The exercise regime in The Definition Method will nip both problems in the bud if it’s followed religiously.

Key dietary factors to help resolve water retention issues

Another key factor in keeping the balance of your internal water table just so is how much protein you eat. If there’s not enough protein in your diet, you’re putting yourself in the high-risk category.

There’s no better example of this than media clips we see of children in countries blighted by famine. Their diets leave them so undernourished that they develop ‘pot-bellies’.

These bulging abdomens are little to with being full. Rather, massive protein deficiency severely affects the capillaries’ ability to retract water from the spaces it has deposited fluid between the tissues, causing this unnatural bloating.

Another popular misconception is that salt will help ‘dry up’ the excess fluid retained during water retention. In fact, the opposite is true.

Too much salt in one’s diet can hamper the effectiveness of certain organs; critically for water retention, we’re talking about the kidneys that filter the good and bad from our blood stream.

The diet accompanying to The Definition Method’s exercise regime addresses both excess salt and protein consumption directly.

As my program aims to deliver enough protein to help scorch excess fat as well as provide a solid base for muscle, there’s no danger whatsoever of undernourishment through lack of protein.

Likewise, the abolition of all processed meals in the diet, which are usually loaded with sodium to make up for the lack of good fat and nutritious content, will ensure that you’re in no danger of dehydrating your kidneys any time soon.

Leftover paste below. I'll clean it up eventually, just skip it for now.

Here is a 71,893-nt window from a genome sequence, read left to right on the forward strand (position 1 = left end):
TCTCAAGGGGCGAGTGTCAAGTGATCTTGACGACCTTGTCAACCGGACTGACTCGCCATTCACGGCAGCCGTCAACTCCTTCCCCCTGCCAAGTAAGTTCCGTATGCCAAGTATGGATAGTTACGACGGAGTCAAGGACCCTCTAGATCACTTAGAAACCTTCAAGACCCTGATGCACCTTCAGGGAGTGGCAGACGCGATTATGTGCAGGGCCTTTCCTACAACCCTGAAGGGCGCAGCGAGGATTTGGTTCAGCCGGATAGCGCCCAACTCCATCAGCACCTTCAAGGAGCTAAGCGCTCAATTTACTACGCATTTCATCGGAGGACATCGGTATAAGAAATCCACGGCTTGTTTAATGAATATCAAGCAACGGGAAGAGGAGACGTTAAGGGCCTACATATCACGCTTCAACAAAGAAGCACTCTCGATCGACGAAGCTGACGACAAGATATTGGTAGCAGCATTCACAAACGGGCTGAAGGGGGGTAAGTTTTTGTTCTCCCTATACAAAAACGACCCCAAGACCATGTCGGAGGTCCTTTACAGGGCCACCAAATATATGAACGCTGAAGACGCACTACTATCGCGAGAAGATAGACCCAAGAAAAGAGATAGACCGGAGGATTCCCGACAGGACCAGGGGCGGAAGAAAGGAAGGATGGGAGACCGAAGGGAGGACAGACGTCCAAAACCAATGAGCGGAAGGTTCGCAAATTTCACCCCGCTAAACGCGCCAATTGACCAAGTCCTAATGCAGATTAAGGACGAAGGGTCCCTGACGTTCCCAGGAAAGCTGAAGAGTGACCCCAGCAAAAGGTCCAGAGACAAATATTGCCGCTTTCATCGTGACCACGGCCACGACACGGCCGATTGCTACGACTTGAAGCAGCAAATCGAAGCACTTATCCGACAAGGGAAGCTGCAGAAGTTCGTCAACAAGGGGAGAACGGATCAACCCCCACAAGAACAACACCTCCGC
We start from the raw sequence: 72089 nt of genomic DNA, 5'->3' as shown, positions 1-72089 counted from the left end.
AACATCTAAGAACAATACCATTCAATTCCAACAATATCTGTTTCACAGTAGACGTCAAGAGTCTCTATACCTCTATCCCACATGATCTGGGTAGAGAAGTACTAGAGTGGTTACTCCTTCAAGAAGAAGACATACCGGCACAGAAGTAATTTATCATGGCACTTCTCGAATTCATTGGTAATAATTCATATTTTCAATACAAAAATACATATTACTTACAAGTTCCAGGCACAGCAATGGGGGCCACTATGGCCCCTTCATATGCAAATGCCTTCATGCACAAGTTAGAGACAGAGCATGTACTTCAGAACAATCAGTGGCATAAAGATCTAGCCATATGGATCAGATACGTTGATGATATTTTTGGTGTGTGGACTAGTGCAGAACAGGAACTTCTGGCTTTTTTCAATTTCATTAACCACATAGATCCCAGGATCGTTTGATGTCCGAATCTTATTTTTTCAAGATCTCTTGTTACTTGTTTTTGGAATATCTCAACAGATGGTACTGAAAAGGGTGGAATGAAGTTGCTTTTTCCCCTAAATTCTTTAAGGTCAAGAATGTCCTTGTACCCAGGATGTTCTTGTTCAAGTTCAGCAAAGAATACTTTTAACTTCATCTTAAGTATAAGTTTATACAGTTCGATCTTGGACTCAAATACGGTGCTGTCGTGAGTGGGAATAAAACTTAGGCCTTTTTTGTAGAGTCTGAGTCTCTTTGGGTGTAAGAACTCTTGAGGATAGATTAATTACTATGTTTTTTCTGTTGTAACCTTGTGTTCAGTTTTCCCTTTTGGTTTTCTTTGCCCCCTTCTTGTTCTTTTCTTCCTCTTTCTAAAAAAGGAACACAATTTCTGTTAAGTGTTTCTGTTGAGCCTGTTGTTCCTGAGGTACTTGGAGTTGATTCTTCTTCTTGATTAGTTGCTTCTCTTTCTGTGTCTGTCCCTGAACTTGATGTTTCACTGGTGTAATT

The advised amounts of water in the diet also directly contribute to a perfect internal water balance to help fight water retention. Addressing these non-medical factors will have your system flushed clean in no time.

These are by no means the only factors that can help drain excess fluid. Certainly, eating fruits high in potassium helps balance sodium levels, which keeps your kidneys ticking over nicely.

So, over to you: if you’ve suffered with water retention, what effective non-prescribed remedies or dietary inclusions/exclusions have you found help to drain excess fluid?

If there’s anything else that our readers could benefit from or I could perhaps even look at including in the diet, please share your knowledge in the space for comments directly below this article.

Thanks again, until our next foray into functional food…

Martin Smith
Author of The Definition Method
[email protected]